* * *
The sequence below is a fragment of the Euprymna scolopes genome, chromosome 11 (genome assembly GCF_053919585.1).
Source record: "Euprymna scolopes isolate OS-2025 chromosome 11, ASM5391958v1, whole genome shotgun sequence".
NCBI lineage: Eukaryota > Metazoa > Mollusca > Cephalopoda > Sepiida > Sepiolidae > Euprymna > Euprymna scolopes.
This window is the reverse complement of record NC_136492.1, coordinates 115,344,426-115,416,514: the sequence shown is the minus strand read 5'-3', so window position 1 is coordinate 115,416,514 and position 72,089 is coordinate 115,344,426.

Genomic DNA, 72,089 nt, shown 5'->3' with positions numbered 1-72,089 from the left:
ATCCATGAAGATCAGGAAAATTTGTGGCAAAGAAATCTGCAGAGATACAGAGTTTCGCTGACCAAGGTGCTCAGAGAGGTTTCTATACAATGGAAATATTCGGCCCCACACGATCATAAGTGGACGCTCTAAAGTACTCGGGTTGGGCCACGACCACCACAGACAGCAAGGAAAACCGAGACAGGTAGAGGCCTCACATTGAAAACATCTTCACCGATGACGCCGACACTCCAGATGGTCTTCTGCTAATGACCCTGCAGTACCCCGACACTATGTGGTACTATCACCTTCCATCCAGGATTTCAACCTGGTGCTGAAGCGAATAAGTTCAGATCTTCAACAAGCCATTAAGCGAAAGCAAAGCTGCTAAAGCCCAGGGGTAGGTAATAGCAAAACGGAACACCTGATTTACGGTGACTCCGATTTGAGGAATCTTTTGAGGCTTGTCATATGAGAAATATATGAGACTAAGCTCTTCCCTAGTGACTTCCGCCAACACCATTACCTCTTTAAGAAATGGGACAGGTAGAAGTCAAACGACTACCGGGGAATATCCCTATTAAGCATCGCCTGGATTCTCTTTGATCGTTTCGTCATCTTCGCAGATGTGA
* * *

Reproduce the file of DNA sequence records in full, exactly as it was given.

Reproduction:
The sequence below is a fragment of the Euprymna scolopes genome, chromosome 11 (genome assembly GCF_053919585.1).
Source record: "Euprymna scolopes isolate OS-2025 chromosome 11, ASM5391958v1, whole genome shotgun sequence".
NCBI lineage: Eukaryota > Metazoa > Mollusca > Cephalopoda > Sepiida > Sepiolidae > Euprymna > Euprymna scolopes.
This window is the reverse complement of record NC_136492.1, coordinates 115,344,426-115,416,514: the sequence shown is the minus strand read 5'-3', so window position 1 is coordinate 115,416,514 and position 72,089 is coordinate 115,344,426.

Genomic DNA, 72,089 nt, shown 5'->3' with positions numbered 1-72,089 from the left:
ATCCATGAAGATCAGGAAAATTTGTGGCAAAGAAATCTGCAGAGATACAGAGTTTCGCTGACCAAGGTGCTCAGAGAGGTTTCTATACAATGGAAATATTCGGCCCCACACGATCATAAGTGGACGCTCTAAAGTACTCGGGTTGGGCCACGACCACCACAGACAGCAAGGAAAACCGAGACAGGTAGAGGCCTCACATTGAAAACATCTTCACCGATGACGCCGACACTCCAGATGGTCTTCTGCTAATGACCCTGCAGTACCCCGACACTATGTGGTACTATCACCTTCCATCCAGGATTTCAACCTGGTGCTGAAGCGAATAAGTTCAGATCTTCAACAAGCCATTAAGCGAAAGCAAAGCTGCTAAAGCCCAGGGGTAGGTAATAGCAAAACGGAACACCTGATTTACGGTGACTCCGATTTGAGGAATCTTTTGAGGCTTGTCATATGAGAAATATATGAGACTAAGCTCTTCCCTAGTGACTTCCGCCAACACCATTACCTCTTTAAGAAATGGGACAGGTAGAAGTCAAACGACTACCGGGGAATATCCCTATTAAGCATCGCCTGGATTCTCTTTGATCGTTTCGTCATCTTCGCAGATGTGA